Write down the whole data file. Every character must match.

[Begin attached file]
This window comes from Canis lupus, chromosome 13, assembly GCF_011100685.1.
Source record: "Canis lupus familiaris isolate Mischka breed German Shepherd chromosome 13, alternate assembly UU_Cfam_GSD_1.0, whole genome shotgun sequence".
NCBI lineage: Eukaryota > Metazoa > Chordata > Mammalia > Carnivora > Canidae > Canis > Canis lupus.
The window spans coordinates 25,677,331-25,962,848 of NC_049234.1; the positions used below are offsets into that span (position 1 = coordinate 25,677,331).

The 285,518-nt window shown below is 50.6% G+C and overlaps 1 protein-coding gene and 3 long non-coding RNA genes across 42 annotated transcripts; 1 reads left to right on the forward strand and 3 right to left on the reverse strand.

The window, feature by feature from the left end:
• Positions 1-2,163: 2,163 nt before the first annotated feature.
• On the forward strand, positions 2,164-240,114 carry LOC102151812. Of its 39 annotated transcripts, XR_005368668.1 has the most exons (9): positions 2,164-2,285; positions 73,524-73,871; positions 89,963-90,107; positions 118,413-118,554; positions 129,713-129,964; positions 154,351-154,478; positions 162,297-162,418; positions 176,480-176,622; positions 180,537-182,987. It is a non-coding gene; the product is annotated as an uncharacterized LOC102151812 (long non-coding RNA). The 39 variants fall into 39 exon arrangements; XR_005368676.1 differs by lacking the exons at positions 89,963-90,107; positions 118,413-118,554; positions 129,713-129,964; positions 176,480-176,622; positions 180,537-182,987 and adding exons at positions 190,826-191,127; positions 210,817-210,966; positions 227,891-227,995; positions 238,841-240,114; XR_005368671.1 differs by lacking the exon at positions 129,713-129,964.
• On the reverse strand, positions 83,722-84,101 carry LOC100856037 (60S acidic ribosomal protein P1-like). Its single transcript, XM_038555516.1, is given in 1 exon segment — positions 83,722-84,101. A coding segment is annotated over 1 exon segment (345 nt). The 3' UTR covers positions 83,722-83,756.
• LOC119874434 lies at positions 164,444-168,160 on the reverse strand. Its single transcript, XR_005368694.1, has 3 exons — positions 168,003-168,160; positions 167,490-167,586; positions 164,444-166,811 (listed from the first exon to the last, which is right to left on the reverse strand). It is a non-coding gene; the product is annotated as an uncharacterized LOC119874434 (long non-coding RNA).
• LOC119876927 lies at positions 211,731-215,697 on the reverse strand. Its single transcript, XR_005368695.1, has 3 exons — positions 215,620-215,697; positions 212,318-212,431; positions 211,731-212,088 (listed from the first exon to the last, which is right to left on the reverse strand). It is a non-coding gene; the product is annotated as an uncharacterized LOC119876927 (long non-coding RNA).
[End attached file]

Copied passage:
This window comes from Canis lupus, chromosome 13, assembly GCF_011100685.1.
Source record: "Canis lupus familiaris isolate Mischka breed German Shepherd chromosome 13, alternate assembly UU_Cfam_GSD_1.0, whole genome shotgun sequence".
NCBI lineage: Eukaryota > Metazoa > Chordata > Mammalia > Carnivora > Canidae > Canis > Canis lupus.
The window spans coordinates 25,677,331-25,962,848 of NC_049234.1; the positions used below are offsets into that span (position 1 = coordinate 25,677,331).

The 285,518-nt window shown below is 50.6% G+C and overlaps 1 protein-coding gene and 3 long non-coding RNA genes across 42 annotated transcripts; 1 reads left to right on the forward strand and 3 right to left on the reverse strand.

The window, feature by feature from the left end:
• Positions 1-2,163: 2,163 nt before the first annotated feature.
• On the forward strand, positions 2,164-240,114 carry LOC102151812. Of its 39 annotated transcripts, XR_005368668.1 has the most exons (9): positions 2,164-2,285; positions 73,524-73,871; positions 89,963-90,107; positions 118,413-118,554; positions 129,713-129,964; positions 154,351-154,478; positions 162,297-162,418; positions 176,480-176,622; positions 180,537-182,987. It is a non-coding gene; the product is annotated as an uncharacterized LOC102151812 (long non-coding RNA). The 39 variants fall into 39 exon arrangements; XR_005368676.1 differs by lacking the exons at positions 89,963-90,107; positions 118,413-118,554; positions 129,713-129,964; positions 176,480-176,622; positions 180,537-182,987 and adding exons at positions 190,826-191,127; positions 210,817-210,966; positions 227,891-227,995; positions 238,841-240,114; XR_005368671.1 differs by lacking the exon at positions 129,713-129,964.
• On the reverse strand, positions 83,722-84,101 carry LOC100856037 (60S acidic ribosomal protein P1-like). Its single transcript, XM_038555516.1, is given in 1 exon segment — positions 83,722-84,101. A coding segment is annotated over 1 exon segment (345 nt). The 3' UTR covers positions 83,722-83,756.
• LOC119874434 lies at positions 164,444-168,160 on the reverse strand. Its single transcript, XR_005368694.1, has 3 exons — positions 168,003-168,160; positions 167,490-167,586; positions 164,444-166,811 (listed from the first exon to the last, which is right to left on the reverse strand). It is a non-coding gene; the product is annotated as an uncharacterized LOC119874434 (long non-coding RNA).
• LOC119876927 lies at positions 211,731-215,697 on the reverse strand. Its single transcript, XR_005368695.1, has 3 exons — positions 215,620-215,697; positions 212,318-212,431; positions 211,731-212,088 (listed from the first exon to the last, which is right to left on the reverse strand). It is a non-coding gene; the product is annotated as an uncharacterized LOC119876927 (long non-coding RNA).